The Web of Iniquity: Early Detective Fiction by American Women

Overview

The Web of Iniquity is a study of detective fiction written by American women between the Civil War and World War II. Refuting the idea that no American detective fiction of substance was produced between the times of Edgar Allan Poe and Dashiell Hammett, Catherine Ross Nickerson shows how these women writers blended Gothic elements into domestic fiction to create a unique and all-but-ignored subgenre that she labels “domestic detective fiction.”
This subgenre allowed women ...

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Overview

The Web of Iniquity is a study of detective fiction written by American women between the Civil War and World War II. Refuting the idea that no American detective fiction of substance was produced between the times of Edgar Allan Poe and Dashiell Hammett, Catherine Ross Nickerson shows how these women writers blended Gothic elements into domestic fiction to create a unique and all-but-ignored subgenre that she labels “domestic detective fiction.”
This subgenre allowed women writers to participate in postbellum culture and to critique other aspects of a rapidly changing society. Domestic detective fiction combined elements of sensationalist papers, popular nonfiction crime stories, and the domestic novel. Nickerson shows how it also incorporated the gothic tropes found in the work of Harriet Beecher Stowe, Louisa May Alcott, and Charlotte Brontë and influenced the work of Pauline Hopkins. Mid-nineteenth-century writer Metta Fuller Victor, who represented such important areas of cultural conflict as the role of professions in the formation of class identity and the possibility of women's independence and self-determination, paved the way for the appearance of women detectives in the late-nineteenth-century fiction of Anna Katharine Green. Nickerson credits Mary Roberts Rinehart, in particular, for bringing sophistication to the subgenre by amplifying the humorous, terrifying, and feminist elements inherent in earlier detective novels by women. Throughout the volume, Nickerson focuses on the narrative qualities of the domestic novel tradition and the ways in which it reflected ideologies of domesticity and gender. Also included are a discussion of various rewritings of the Lizzie Borden scandal in this tradition and an afterword on the relation of domestic detective fiction to the hard-boiled style.
The Web of Iniquity places the detective fiction written by women between 1850 and 1940 into ongoing discussions regarding women, culture, and literature and will appeal to scholars and students of women's studies, American studies, and literary history.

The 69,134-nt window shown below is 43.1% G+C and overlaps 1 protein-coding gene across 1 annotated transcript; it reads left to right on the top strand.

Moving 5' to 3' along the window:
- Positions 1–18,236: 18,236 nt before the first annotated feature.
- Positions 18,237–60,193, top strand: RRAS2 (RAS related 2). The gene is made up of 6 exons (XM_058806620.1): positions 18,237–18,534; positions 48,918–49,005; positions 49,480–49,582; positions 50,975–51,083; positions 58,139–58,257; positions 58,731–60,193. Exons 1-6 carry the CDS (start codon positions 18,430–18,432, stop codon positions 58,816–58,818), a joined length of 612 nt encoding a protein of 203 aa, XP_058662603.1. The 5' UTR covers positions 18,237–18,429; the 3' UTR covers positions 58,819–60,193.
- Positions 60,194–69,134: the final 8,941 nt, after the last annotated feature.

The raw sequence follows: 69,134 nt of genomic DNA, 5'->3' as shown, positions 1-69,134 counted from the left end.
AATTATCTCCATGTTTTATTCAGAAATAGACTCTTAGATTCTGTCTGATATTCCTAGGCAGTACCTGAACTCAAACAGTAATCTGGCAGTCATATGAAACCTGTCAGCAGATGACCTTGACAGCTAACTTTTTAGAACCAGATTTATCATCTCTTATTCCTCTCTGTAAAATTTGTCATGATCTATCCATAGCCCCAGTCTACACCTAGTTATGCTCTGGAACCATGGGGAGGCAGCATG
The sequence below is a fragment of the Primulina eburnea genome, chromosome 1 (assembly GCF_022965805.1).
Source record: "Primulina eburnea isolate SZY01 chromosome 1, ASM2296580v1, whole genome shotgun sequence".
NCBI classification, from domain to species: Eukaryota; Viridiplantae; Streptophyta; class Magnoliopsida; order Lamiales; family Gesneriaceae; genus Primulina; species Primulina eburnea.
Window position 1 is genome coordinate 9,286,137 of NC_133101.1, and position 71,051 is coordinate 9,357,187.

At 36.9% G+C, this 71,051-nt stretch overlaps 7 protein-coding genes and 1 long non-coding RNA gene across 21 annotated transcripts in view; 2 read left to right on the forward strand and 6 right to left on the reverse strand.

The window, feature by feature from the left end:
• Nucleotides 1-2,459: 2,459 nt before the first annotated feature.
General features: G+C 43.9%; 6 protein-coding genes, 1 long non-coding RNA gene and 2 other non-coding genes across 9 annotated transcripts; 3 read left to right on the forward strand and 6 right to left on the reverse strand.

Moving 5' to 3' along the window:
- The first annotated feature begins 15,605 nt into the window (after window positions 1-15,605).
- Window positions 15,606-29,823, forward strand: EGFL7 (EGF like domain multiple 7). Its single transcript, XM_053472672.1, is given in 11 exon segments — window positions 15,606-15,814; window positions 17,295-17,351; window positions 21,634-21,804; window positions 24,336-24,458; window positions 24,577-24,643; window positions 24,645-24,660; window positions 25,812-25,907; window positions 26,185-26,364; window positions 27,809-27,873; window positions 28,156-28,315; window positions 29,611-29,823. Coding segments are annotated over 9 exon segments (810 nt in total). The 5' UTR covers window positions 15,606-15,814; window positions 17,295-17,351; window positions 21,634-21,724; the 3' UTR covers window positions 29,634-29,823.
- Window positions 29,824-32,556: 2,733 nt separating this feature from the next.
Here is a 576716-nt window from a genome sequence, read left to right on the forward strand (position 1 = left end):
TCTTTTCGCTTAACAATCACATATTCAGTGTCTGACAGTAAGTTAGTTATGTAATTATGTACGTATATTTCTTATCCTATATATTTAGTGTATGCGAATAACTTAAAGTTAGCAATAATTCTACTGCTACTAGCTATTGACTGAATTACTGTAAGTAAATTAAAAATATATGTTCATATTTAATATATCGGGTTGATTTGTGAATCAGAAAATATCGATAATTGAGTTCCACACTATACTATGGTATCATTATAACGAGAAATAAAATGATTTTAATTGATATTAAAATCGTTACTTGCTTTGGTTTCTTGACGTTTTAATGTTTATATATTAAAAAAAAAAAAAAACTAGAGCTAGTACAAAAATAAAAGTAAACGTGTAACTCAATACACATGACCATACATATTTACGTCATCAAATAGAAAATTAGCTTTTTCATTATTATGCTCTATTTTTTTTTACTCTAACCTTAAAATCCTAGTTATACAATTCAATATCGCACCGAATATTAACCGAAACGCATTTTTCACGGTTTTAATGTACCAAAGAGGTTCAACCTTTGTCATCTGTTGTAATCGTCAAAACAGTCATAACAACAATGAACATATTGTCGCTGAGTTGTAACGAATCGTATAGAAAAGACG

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Editorial Reviews

From the Publisher
The Web of Iniquity presents strikingly original research on an intriguing subject: the origins of the American detective novel in mid-nineteenth-century domestic fiction. Nickerson has hit upon a rich and absorbing subject. No other book has treated this area of women’s literary history in America.”—Gillian Brown, author of Domestic Individualism: Imagining Self in Nineteenth-Century America

“A genuinely original, terrifically interesting book.”—Dana Nelson, author of National Manhood: Capitalist Citizenship and the Imagined Fraternity of White Men

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Product Details

  • ISBN-13: 9780822322511
  • Publisher: Duke University Press
  • Publication date: 1/28/1999
  • Pages: 275
  • Lexile: 1530L (what's this?)
  • Product dimensions: 6.05 (w) x 9.53 (h) x 1.09 (d)

Meet the Author

Catherine Ross Nickerson is Associate Professor of American Studies and English at Emory University.

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Table of Contents

Preface
Acknowledgments
Pt. 1 The Advent of Detective Fiction and the Postbellum Period 1
1 "To Trace a Lie, to Discover a Disguise": Genres of Crime and Secrecy 4
2 "The Eye of Suspicion": The Erotics of Detection in The Dead Letter 29
3 The Loop of Surveillance in The Figure Eight and Hagar's Daughter 47
Pt. 2 Anna Katharine Green and the Gilded Age 59
4 "A Woman with a Secret": Knowing and Telling in The Leavenworth Case 70
5 "A Woman's Hand": Good Works and the Woman Detective 97
Pt. 3 Mary Roberts Rinehart and the Modern Era 117
6 "No Place for a Spinster": The Architecture of Retrospection in The Circular Staircase 129
7 "I Suppose They Stood It as Long as They Could": Mothers, Daughters, and Axe Murder in The Album 154
Afterword 197
Notes 219
Select Bibliography 255
Index 269
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